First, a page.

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When I right click on one of the images, I get an option to "Copy Image Link." So, left click on that.

Then you will PASTE that in between these... [img] paste here with no spaces [/img]

The "IMG" both need to be capitalized.

Last edited by Sunil; 01/19/22 10:55 AM.

Excerpt from Robert Crais' "The Monkey's Raincoat:"
"She took another microscopic bite of her sandwich, then pushed it away. Maybe she absorbed nutrients from her surroundings."

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The pictures have to be posted somewhere on the web. I use imgur to host the pictures I post.

As for aeration, how far away is electric from the pond that you want to aerate?


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Welcome and thanks for the great post!! I am always happy to find other Michigan pondmeisters joining the forum. While I can't help you with fruit trees, we have had good success with rhubarb, blackberries, strawberries, raspberries, and blueberries on a small scale here in the greater Grand Rapids area.

We have a tiny pond but as you are finding out, it is all work to keep up. There are lots of posts on how to make your own bottom mounted diffusers and dozens of good posts that explain why you will not meet your goals without bottom mounted diffusers (as opposed to a fountain) Your pond is deep so you will need some guidance on how many diffusers and how deep to place them (which also means you size your compressor based on how many runs, how long the weighted air line runs are, what diameter the weighted line is etc.) Many people have sourced a rebuilt gast compressor, built their own manifold with pressure gauges, sourced tubing, and did it themselves.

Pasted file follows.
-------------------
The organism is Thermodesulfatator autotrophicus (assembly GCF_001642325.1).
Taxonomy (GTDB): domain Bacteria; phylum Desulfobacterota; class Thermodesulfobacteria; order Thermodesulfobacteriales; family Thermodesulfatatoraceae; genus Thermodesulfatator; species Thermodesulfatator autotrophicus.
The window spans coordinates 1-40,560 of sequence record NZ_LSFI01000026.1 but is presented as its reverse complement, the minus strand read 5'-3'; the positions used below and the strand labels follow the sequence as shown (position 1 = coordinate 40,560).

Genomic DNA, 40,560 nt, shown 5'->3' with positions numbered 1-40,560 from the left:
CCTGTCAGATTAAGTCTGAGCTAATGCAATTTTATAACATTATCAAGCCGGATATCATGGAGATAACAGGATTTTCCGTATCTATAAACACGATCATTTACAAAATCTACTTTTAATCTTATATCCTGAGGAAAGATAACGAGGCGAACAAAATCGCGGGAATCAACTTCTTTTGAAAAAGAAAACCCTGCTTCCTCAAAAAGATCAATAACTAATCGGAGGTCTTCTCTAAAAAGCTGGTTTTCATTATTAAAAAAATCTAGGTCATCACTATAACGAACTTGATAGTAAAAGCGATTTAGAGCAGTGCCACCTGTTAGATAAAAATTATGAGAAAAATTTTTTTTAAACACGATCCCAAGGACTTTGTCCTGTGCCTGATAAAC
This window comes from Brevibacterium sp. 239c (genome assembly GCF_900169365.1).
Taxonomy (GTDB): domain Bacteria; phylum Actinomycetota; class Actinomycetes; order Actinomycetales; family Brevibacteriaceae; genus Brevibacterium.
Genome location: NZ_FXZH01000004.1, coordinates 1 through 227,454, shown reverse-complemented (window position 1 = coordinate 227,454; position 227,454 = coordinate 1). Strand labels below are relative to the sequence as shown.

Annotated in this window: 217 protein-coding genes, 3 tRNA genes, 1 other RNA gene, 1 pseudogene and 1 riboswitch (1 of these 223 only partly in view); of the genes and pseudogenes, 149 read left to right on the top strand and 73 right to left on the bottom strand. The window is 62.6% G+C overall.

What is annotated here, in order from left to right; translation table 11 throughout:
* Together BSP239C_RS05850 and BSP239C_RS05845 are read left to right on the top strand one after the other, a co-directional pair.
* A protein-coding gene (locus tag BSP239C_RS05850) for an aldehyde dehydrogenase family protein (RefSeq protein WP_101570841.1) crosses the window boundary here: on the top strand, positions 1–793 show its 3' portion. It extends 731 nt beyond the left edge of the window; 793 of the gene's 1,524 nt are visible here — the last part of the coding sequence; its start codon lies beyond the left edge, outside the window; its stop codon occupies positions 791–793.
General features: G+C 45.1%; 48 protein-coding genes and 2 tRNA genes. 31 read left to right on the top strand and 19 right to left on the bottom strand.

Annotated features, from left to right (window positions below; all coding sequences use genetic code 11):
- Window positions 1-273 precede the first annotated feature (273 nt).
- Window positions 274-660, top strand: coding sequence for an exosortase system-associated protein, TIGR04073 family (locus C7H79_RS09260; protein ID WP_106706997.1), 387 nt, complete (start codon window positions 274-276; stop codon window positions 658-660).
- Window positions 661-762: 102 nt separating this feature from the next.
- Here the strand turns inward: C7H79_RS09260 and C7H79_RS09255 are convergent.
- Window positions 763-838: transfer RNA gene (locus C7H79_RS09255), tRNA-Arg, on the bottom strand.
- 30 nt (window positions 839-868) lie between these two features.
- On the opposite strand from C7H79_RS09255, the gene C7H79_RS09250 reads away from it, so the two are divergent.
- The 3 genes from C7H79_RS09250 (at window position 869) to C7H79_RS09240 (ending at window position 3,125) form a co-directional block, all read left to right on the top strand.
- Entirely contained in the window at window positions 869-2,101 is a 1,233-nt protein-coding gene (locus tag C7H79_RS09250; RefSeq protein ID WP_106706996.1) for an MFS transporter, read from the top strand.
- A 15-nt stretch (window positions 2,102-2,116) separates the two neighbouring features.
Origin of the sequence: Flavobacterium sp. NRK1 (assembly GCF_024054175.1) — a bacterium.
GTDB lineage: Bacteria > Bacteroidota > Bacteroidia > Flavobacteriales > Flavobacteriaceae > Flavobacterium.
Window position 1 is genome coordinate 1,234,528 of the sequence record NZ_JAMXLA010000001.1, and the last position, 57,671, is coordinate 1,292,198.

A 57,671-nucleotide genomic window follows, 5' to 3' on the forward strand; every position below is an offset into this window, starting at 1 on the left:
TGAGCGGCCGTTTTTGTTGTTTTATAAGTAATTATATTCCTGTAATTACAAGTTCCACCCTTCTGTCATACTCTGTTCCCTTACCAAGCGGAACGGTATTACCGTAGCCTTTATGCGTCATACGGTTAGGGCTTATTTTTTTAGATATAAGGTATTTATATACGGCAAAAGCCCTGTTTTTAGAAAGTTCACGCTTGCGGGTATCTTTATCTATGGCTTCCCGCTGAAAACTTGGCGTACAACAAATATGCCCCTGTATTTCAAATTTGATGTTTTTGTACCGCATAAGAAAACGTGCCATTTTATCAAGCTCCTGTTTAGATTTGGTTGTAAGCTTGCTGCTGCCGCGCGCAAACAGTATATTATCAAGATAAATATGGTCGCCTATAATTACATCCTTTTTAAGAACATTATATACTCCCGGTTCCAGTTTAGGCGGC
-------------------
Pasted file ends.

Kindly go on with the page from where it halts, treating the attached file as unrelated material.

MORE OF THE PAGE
You said you have access to long reach excavators, so wouldn't it make sense to just use those to rapidly demuck your ponds as far as you can reach and then let the bottom aeration and time slowly take care of what you can from there?

As for pictures, as esshup says you can upload to a website that keeps their 'address' and then link that address back to the forum using the 'full editor' compose button and select the picture icon and paste that specific web location for that picture.

or do as I do and as Sunil suggest, just upload the pictures as attachments to your post. Then you have to take a separate step of going back to your post once it shows up on the forum, open each picture, copy its current link, then go back to edit your original post and in the body of your message type [img] but img in caps, then paste your link, then add the [/img] but in caps. This will then take the attached picture and pull it in the body of your message.

Crazy awkward workaround just to allow inline images. Have no idea why we are in 2022 and still doing 3 steps to get images to show up inline in our posts.